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What to Look for in a Long-Term Care Policy

By August 19, 2014June 16th, 2016Advanced Planning

Long-term care insurance is one of the most complex types of insurance. Due to the intricacies of these policies it can be hard to determine if you are comparing apples-to-apples when searching for what may be best for you. To that end, we have included a list of questions to ask yourself, or the agent you are working with, in order to help better understand the costs and benefits.

What types of facilities are covered? Long-term care policies can cover the following types of care:

  • Nursing home care
  • Home health care
  • Respite care
  • Hospice care
  • Personal care in your home
  • Assisted living facilities
  • Adult day-care centers

Many long-term care policies cover some combination of these. Be sure to understand what facilities are included when you’re considering a policy.

Due to the complexities of long-term care insurance we suggest working closely with a professional that has experience in this area.

What is the daily, weekly, monthly benefit amount? Policies normally pay benefits by the day, week, or month. You may want to evaluate what long-term-care facilities in your area are charging before committing to a policy.

What is the maximum benefit amount? Many policies limit the total benefit they’ll pay over the life of the contract. Some state this limit in years, others in total dollar amount. Be sure to address this question.

What is the elimination period? Benefits don’t necessarily start when you enter a nursing home. Most have an elimination period—a period during which the insured is responsible for the cost of care. In many policies, elimination periods can range from zero to one-hundred days after nursing home entry or disability.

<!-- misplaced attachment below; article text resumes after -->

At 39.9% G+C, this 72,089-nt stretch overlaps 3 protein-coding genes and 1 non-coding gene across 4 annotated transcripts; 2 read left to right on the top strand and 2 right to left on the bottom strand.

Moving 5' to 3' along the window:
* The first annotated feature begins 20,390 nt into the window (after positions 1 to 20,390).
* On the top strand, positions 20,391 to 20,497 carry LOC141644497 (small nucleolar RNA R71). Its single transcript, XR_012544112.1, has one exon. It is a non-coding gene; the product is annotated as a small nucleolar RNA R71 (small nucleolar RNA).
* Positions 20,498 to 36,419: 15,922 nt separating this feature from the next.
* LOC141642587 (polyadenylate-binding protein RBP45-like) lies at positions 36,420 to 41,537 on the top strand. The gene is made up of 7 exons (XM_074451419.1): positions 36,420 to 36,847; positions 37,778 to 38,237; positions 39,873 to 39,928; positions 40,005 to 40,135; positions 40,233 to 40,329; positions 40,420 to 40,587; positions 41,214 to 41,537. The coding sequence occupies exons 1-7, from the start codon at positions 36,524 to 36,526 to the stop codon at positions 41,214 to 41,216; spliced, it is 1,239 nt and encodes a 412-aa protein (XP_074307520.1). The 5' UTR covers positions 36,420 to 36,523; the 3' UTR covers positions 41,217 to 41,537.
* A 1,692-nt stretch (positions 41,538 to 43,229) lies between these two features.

Does the policy offer inflation protection? Adding inflation protection to a policy may increase its cost, but it could be important if long-term care services increase in price. In fact, for those looking to purchase a policy now for use in later years inflation protection can be a valuable planning tool.

How are benefits triggered? Insurance companies use specific criteria in order to determine when to trigger benefits. The most common trigger is the inability to complete a certain number of the activities of daily living (ADLs) without assistance. There are six activities of daily life that most insurance companies use. They are as follows:

  • Bathing
  • Continence
  • Dressing
  • Eating
  • Toileting
  • Transferring

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And, it is important to note that policies have benefits for Alzheimer’s disease, dementia, or other forms of cognitive impairment.

Is the policy tax qualified? Certain long-term care policies can offer federal income tax benefits. Generally, premiums paid for these policies can be included with other uncompensated medical expenses for deduction from income if they exceed 7½% of adjusted gross income. And benefits received generally will not be counted as income.
How strong is the insurance company? There are several companies that analyze the financial strength of insurance companies. The ratings can show you how industry watchers view various insurance companies.

There are many factors to consider when reviewing long-term care programs. The best policy for you may depend on a variety of factors. Due to the complexities of long-term care insurance it can be beneficial to work closely with an insurance expert that has the depth and level of experience required to help determine the best policy for your own unique situation. If you would care to learn more please contact our office at your convenience.

What other policy options are available? There are a number of other long-term care policy options you may want to consider. Waiver of premium allows premiums to be discontinued once benefits are triggered. Third-party notice requires the insurance company to notify a third party whenever premiums have been missed — so the insured can have a child or trusted advisor make certain that premiums are paid.